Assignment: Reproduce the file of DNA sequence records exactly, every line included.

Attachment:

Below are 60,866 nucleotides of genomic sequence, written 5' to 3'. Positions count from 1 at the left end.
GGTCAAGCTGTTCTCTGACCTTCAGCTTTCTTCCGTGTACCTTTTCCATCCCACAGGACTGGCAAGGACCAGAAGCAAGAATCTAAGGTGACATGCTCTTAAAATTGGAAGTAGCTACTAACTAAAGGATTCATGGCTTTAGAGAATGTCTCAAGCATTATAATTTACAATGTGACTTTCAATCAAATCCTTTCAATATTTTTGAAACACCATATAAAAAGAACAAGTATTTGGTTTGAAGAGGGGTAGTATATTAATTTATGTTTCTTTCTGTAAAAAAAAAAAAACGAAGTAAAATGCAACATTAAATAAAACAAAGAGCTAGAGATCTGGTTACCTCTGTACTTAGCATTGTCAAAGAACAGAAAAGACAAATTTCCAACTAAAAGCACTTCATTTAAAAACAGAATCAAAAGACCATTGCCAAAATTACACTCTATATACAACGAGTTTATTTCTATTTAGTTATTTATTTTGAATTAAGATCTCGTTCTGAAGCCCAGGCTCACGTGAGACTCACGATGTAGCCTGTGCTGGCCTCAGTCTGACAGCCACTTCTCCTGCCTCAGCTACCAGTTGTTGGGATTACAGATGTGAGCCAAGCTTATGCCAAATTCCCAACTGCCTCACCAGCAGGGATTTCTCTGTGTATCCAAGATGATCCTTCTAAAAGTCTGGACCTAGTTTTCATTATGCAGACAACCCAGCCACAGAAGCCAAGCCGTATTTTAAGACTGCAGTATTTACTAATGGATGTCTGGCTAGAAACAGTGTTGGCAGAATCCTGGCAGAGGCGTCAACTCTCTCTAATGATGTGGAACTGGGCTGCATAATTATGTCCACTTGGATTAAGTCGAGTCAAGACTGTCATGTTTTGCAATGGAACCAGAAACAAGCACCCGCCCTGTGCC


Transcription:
Below are 60,866 nucleotides of genomic sequence, written 5' to 3'. Positions count from 1 at the left end.
GGTCAAGCTGTTCTCTGACCTTCAGCTTTCTTCCGTGTACCTTTTCCATCCCACAGGACTGGCAAGGACCAGAAGCAAGAATCTAAGGTGACATGCTCTTAAAATTGGAAGTAGCTACTAACTAAAGGATTCATGGCTTTAGAGAATGTCTCAAGCATTATAATTTACAATGTGACTTTCAATCAAATCCTTTCAATATTTTTGAAACACCATATAAAAAGAACAAGTATTTGGTTTGAAGAGGGGTAGTATATTAATTTATGTTTCTTTCTGTAAAAAAAAAAAAACGAAGTAAAATGCAACATTAAATAAAACAAAGAGCTAGAGATCTGGTTACCTCTGTACTTAGCATTGTCAAAGAACAGAAAAGACAAATTTCCAACTAAAAGCACTTCATTTAAAAACAGAATCAAAAGACCATTGCCAAAATTACACTCTATATACAACGAGTTTATTTCTATTTAGTTATTTATTTTGAATTAAGATCTCGTTCTGAAGCCCAGGCTCACGTGAGACTCACGATGTAGCCTGTGCTGGCCTCAGTCTGACAGCCACTTCTCCTGCCTCAGCTACCAGTTGTTGGGATTACAGATGTGAGCCAAGCTTATGCCAAATTCCCAACTGCCTCACCAGCAGGGATTTCTCTGTGTATCCAAGATGATCCTTCTAAAAGTCTGGACCTAGTTTTCATTATGCAGACAACCCAGCCACAGAAGCCAAGCCGTATTTTAAGACTGCAGTATTTACTAATGGATGTCTGGCTAGAAACAGTGTTGGCAGAATCCTGGCAGAGGCGTCAACTCTCTCTAATGATGTGGAACTGGGCTGCATAATTATGTCCACTTGGATTAAGTCGAGTCAAGACTGTCATGTTTTGCAATGGAACCAGAAACAAGCACCCGCCCTGTGCC